Mickey’s passion for basketball started before her son was born. Her brothers all played basketball and her step father, whom she just refers to as dad, was a coach. He eventually let her become an assistant coach for his team and she ended up coaching one of her younger siblings.

She even runs her own scouting service and is a local fixture at many of the top games around DFW. She knows the game and she was able to recognize early that Miles was gifted.

“Mike’s been pretty much bouncing the ball since he could walk,” Mickey said. “He was special at 5, he was always the smallest on the court and they always tested our team. We always had to show our birth certificate because he was so advanced at dribbling.”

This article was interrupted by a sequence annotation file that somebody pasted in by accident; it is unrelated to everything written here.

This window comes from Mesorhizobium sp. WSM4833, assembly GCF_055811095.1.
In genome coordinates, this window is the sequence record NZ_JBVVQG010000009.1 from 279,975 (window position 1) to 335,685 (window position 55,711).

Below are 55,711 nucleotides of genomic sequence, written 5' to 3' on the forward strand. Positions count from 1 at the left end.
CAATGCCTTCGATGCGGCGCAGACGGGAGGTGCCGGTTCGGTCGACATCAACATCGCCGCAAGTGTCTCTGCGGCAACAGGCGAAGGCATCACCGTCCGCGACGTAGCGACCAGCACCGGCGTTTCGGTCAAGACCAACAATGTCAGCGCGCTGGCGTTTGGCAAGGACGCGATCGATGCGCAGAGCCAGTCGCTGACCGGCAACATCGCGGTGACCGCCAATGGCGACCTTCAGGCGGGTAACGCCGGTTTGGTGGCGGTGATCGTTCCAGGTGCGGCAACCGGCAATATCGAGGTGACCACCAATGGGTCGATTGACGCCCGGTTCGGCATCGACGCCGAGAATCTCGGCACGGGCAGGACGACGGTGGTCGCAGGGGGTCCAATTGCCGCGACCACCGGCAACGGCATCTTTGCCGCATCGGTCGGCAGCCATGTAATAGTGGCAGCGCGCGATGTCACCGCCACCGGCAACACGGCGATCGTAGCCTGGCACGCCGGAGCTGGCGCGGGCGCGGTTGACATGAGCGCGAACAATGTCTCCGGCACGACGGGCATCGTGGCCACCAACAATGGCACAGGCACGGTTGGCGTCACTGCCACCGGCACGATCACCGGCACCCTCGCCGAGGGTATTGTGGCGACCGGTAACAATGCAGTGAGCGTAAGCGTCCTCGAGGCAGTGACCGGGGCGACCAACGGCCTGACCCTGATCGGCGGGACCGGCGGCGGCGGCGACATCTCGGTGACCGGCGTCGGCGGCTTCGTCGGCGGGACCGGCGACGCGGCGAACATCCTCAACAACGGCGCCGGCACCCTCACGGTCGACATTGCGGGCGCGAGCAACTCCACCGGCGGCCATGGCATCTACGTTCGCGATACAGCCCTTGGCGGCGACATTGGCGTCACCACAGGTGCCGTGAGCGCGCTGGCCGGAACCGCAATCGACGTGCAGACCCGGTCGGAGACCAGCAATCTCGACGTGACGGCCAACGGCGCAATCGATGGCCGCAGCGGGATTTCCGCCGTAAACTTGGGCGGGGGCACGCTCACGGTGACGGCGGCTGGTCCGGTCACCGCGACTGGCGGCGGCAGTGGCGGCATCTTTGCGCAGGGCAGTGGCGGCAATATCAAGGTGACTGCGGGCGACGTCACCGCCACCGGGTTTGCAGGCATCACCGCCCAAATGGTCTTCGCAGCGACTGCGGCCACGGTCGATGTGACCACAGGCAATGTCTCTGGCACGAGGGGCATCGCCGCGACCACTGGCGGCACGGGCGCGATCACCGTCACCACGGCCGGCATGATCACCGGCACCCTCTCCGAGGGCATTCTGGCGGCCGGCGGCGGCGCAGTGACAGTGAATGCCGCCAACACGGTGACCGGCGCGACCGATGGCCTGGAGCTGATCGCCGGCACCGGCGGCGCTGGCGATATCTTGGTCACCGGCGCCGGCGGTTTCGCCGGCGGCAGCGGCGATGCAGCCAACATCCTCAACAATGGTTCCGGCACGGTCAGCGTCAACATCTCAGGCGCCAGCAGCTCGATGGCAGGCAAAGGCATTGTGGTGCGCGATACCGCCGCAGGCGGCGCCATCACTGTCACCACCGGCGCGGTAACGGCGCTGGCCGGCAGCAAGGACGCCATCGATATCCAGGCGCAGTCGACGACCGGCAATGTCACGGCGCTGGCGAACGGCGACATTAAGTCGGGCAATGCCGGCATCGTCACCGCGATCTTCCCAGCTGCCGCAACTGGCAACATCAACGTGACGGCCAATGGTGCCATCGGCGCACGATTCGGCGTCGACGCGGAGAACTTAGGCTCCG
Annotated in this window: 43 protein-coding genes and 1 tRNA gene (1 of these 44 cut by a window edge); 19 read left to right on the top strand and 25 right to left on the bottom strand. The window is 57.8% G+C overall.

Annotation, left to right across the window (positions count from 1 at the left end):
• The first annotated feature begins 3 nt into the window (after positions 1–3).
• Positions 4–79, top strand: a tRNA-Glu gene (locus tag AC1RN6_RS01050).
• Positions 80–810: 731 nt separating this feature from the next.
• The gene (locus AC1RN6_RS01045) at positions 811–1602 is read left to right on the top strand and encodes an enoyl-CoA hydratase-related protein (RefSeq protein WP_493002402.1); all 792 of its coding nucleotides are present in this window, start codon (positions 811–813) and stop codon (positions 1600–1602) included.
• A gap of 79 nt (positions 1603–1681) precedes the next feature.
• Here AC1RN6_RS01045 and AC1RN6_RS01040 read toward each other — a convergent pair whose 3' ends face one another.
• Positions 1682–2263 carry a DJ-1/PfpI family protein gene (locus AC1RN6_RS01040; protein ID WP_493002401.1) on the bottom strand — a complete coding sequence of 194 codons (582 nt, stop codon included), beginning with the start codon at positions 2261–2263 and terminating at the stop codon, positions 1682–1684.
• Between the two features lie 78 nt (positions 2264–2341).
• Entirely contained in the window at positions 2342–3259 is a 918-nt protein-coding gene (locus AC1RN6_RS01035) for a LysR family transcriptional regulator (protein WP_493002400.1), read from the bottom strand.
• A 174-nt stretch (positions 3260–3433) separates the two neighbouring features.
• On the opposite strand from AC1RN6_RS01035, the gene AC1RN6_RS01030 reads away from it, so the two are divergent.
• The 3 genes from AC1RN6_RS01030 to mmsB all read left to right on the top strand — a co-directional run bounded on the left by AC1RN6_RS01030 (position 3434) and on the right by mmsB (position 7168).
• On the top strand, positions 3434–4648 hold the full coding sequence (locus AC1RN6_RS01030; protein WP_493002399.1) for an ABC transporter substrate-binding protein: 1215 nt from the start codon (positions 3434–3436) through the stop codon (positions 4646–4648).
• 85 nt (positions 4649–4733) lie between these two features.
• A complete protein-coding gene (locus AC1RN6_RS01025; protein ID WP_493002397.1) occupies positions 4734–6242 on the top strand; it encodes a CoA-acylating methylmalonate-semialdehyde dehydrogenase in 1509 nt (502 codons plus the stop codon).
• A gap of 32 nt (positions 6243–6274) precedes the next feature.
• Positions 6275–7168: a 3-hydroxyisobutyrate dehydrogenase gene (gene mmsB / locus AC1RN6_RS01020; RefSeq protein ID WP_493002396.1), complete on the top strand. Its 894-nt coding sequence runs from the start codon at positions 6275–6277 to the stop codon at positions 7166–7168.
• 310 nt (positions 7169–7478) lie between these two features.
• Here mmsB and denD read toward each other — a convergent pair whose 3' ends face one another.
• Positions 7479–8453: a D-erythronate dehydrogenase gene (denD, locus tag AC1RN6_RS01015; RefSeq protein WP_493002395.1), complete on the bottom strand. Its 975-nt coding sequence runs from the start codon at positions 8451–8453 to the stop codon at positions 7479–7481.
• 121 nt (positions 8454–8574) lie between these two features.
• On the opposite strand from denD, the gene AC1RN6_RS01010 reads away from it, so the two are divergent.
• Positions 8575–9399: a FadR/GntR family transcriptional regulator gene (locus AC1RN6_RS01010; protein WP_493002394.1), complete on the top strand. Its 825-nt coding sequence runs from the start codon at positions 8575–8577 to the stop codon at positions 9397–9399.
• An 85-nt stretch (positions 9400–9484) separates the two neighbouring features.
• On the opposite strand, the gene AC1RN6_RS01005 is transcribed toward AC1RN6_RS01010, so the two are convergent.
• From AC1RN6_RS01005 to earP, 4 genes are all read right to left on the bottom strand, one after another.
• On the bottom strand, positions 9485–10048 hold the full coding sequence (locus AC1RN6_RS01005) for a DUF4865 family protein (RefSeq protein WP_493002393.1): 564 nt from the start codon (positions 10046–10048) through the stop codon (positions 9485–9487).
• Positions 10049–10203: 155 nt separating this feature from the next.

The complaints became so frequent that Mickey kept Miles’ original birth certificate on her at all times. Once the protests were put to rest, winning often ensued for Miles’ team which would be a common theme as he grew older.

Mickey credits Miles’ older brother Willie as the reason for his advanced skills. He would watch his brother hoop around the neighborhood, dribbling the basketball and unknowingly enhancing his skills beyond his peers.

As he grew older, Miles began to understood how difficult life could be for some around Highland Hills.

“It wasn’t good, it was a poor neighborhood with a lot of violence going on,” Miles said. Along with the violence, Mickey said drug dealers and addicts were frequent sights for the family growing up.